Moles: What You Need To Know

Who hasn’t had a mole mound or two…. or many, many more, in the lawn!

One of the most commonly asked homeowner lawn questions is, “How do I get rid of moles”?

Understanding Moles

Let’s start at the beginning; understanding what moles are, when and how they damage lawns across the country, and what, if anything are effective controls. First, moles are small mammals, about seven inches long at maturity, that tunnel through lawns and gardens in search of food. They weigh only about four ounces.

While they may look like mice or rats, moles are not rodents.  They are nearly blind, with tiny eyes, covered by fur, no external ears, and a clean, hairless snout.

Learn Everything About Moles In Your Lawn
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The Best Time to Prepare Your Yard Against Moles
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Moles-How to Identify and Get Rid of Moles in the Yard
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What Moles Feed On

Moles feed on soil-inhabiting insects, larvae [grubs], spiders, and beneficial biologicals, like earthworms. They do not seek out or intentionally eat or destroy plants or plant parts. The damage to lawns is caused as they push the soil aside with large, flipper-like forefeet in their never-ceasing search for food.

With a high energy requirement, moles can feed up to 24 hours per day, consuming 60-90 percent of their body weight each day.

Moles-How to Identify and Get Rid of Moles in the Yard
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Mole Activity

Moles are most active spring and fall, when insects and other soil active critters are present. They can literally be seen pushing up tunnels and mounds in the early morning and evening hours and can move many feet of soil each day, creating real eye sores in the lawn.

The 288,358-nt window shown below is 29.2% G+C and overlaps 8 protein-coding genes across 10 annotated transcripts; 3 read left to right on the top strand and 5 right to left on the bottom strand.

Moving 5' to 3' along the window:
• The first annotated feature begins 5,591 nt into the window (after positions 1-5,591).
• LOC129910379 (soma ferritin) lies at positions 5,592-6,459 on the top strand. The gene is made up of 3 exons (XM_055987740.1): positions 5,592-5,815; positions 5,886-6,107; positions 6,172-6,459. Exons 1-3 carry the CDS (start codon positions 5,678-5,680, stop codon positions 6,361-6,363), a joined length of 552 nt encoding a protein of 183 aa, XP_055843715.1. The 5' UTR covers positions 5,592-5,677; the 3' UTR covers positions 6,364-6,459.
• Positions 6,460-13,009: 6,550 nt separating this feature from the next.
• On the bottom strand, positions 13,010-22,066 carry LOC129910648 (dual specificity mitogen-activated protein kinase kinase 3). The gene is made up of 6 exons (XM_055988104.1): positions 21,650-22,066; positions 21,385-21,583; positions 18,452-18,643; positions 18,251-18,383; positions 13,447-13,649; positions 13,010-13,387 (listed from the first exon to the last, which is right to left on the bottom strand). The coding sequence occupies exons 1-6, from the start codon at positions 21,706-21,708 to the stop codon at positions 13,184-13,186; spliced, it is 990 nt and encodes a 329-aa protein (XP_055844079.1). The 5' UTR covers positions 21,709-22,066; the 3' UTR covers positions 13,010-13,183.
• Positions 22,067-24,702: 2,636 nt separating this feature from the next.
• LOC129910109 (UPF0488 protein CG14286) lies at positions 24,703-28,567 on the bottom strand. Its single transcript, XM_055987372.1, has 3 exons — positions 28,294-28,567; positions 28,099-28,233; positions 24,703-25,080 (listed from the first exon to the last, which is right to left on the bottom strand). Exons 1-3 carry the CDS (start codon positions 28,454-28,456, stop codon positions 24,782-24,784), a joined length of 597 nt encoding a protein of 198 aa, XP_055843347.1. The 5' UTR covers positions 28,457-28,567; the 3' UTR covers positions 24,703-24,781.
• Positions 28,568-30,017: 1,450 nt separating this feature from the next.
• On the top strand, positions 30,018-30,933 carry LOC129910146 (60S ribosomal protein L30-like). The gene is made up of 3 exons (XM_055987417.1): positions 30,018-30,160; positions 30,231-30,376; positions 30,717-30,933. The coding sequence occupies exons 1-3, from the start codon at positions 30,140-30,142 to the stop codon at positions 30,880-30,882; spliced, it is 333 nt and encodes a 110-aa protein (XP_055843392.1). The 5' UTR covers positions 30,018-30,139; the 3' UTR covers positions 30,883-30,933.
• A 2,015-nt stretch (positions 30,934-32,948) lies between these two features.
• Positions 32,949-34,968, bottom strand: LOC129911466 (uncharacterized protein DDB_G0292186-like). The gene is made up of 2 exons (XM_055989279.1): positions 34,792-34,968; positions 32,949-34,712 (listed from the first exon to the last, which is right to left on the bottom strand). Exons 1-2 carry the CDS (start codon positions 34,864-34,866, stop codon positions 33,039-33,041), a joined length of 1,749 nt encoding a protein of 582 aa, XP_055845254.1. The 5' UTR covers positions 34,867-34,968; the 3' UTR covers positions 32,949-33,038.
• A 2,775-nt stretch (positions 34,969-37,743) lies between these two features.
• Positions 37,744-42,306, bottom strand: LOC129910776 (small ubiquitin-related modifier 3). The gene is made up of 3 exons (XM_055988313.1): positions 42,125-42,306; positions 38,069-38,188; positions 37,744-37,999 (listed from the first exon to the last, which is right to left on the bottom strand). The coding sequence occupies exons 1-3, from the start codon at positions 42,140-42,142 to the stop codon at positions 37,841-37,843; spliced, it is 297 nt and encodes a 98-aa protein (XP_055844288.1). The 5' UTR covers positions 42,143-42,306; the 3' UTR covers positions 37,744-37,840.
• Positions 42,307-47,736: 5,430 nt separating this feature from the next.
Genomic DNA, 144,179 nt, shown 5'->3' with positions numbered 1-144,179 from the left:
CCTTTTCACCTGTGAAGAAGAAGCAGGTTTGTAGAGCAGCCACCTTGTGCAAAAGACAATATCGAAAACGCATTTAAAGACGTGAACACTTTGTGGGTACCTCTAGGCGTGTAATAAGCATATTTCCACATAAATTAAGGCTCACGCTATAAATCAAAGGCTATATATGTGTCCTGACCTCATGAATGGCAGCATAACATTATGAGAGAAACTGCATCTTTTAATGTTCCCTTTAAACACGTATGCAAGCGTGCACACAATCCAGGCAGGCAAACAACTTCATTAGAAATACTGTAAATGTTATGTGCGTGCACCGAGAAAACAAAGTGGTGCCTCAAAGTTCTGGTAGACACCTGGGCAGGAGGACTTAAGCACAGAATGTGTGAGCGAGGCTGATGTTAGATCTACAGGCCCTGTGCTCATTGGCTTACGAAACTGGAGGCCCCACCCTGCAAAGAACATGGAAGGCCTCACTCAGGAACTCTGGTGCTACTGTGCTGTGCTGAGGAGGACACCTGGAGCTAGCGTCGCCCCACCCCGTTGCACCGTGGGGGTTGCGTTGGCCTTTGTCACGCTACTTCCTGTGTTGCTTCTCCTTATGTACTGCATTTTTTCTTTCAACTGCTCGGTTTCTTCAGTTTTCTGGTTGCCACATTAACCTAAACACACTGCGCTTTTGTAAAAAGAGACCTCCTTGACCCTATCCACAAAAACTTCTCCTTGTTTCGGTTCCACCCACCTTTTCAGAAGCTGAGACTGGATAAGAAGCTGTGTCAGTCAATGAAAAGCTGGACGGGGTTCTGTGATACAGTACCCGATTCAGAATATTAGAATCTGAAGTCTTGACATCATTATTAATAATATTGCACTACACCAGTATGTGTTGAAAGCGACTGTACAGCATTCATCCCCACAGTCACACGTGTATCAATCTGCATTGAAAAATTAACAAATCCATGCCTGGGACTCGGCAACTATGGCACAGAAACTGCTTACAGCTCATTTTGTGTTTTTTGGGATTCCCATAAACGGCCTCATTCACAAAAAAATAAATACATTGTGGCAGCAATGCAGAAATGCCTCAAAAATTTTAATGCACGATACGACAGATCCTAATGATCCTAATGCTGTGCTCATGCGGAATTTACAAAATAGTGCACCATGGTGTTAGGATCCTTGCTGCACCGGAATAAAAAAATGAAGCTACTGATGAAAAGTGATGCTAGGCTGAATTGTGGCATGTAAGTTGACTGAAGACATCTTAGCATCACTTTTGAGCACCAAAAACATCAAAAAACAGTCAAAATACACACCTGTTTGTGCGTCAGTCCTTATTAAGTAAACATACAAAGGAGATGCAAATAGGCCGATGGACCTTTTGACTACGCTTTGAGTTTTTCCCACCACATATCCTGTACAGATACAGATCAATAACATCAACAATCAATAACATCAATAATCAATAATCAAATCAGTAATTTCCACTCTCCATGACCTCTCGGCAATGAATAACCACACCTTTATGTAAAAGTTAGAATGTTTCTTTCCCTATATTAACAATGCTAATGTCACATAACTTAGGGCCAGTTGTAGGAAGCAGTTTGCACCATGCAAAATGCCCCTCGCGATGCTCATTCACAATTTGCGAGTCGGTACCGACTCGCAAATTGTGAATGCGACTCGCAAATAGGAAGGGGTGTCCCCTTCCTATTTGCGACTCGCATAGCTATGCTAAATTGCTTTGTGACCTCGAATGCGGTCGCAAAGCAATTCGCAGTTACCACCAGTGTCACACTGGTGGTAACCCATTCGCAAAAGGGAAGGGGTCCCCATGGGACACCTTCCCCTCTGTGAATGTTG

Mole Tunnel
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Mole Control Techniques

Nearly everything under the sun has been tried, in typically unsuccessful attempts to get rid of moles, humanely or otherwise. Below, is a partial list of the many, many mole control techniques and procedures homeowners have employed, with varying degrees of success:

Mole Tunnel
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Dip a corn cob in roofing tar and thrust it into a mole run! Yes, this really has been tried. Turns out moles can’t stand the smell of tar and depart.

Get a cat! Cats can be effective in seeking out and capturing moles. What happens next is probably fairly obvious. It’s bye-bye mole.

Keeping with animal remedies, most terriers love to dig. And mole runs can be a great sport for these furry little dogs and rid the lawn of moles at the same time.

Sprinkle dried blood or tobacco on mole runs and tunnels. Some say it really works!

For years, folks have sung the praises of castor oil. Numerous products are available. The idea is that, while castor oil won’t kill the mole, it’s smell drives them away and into the neighbor’s lawn.

Put mole killing poison bait in runs and tunnels. Some success is likely but usually not a complete solution.

Sprinkle red pepper on the mole run, entry or exit holes.

Place mole traps in tunnels. In our search for the perfect and most effective way to get rid of moles, trapping [humane or lethal] is the most promising technique.

Note: Should you elect to trap moles humanely, in tunnels, it is necessary to take the trapped mole[s] at least five miles from the site of the trap location before releasing them. Seems silly but, evidently, moles do return to the scene of the crime!!

Some of the above mole remedies have been presented in a less than serious way. The reason is simple, most are not reliably effective in ridding the lawn of moles. Traps do work. Several types are available at the local big-box store or online. Some landscapers and critter control companies are available to trap and remove moles, as well. A quick on-line check will provide availability in your town. Click here for more information. 

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